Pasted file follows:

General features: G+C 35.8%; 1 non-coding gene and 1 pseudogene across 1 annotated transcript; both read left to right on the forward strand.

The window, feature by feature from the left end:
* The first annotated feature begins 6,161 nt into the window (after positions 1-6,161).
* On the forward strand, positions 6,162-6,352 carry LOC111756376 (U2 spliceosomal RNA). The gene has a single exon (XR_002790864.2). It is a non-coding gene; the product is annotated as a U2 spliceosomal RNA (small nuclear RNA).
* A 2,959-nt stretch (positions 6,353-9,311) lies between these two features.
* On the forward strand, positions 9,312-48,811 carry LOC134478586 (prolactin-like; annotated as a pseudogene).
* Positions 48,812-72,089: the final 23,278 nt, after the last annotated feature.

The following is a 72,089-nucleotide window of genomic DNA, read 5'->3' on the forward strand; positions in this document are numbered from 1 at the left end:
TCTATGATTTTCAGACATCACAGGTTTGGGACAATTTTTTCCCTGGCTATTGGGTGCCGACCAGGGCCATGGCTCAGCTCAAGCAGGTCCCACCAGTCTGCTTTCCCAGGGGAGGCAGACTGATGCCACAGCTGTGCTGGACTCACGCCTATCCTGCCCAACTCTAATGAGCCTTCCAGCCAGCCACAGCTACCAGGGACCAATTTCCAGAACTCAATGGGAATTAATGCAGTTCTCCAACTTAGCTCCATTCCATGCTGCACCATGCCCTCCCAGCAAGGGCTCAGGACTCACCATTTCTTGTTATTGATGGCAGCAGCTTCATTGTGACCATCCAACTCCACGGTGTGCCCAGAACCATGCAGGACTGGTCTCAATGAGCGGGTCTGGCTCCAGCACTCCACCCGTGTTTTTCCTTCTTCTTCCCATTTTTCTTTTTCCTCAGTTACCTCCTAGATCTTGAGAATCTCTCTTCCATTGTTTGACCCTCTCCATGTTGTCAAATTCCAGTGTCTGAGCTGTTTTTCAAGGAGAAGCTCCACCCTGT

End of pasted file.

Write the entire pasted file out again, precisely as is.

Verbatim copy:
General features: G+C 35.8%; 1 non-coding gene and 1 pseudogene across 1 annotated transcript; both read left to right on the forward strand.

The window, feature by feature from the left end:
* The first annotated feature begins 6,161 nt into the window (after positions 1-6,161).
* On the forward strand, positions 6,162-6,352 carry LOC111756376 (U2 spliceosomal RNA). The gene has a single exon (XR_002790864.2). It is a non-coding gene; the product is annotated as a U2 spliceosomal RNA (small nuclear RNA).
* A 2,959-nt stretch (positions 6,353-9,311) lies between these two features.
* On the forward strand, positions 9,312-48,811 carry LOC134478586 (prolactin-like; annotated as a pseudogene).
* Positions 48,812-72,089: the final 23,278 nt, after the last annotated feature.

The following is a 72,089-nucleotide window of genomic DNA, read 5'->3' on the forward strand; positions in this document are numbered from 1 at the left end:
TCTATGATTTTCAGACATCACAGGTTTGGGACAATTTTTTCCCTGGCTATTGGGTGCCGACCAGGGCCATGGCTCAGCTCAAGCAGGTCCCACCAGTCTGCTTTCCCAGGGGAGGCAGACTGATGCCACAGCTGTGCTGGACTCACGCCTATCCTGCCCAACTCTAATGAGCCTTCCAGCCAGCCACAGCTACCAGGGACCAATTTCCAGAACTCAATGGGAATTAATGCAGTTCTCCAACTTAGCTCCATTCCATGCTGCACCATGCCCTCCCAGCAAGGGCTCAGGACTCACCATTTCTTGTTATTGATGGCAGCAGCTTCATTGTGACCATCCAACTCCACGGTGTGCCCAGAACCATGCAGGACTGGTCTCAATGAGCGGGTCTGGCTCCAGCACTCCACCCGTGTTTTTCCTTCTTCTTCCCATTTTTCTTTTTCCTCAGTTACCTCCTAGATCTTGAGAATCTCTCTTCCATTGTTTGACCCTCTCCATGTTGTCAAATTCCAGTGTCTGAGCTGTTTTTCAAGGAGAAGCTCCACCCTGT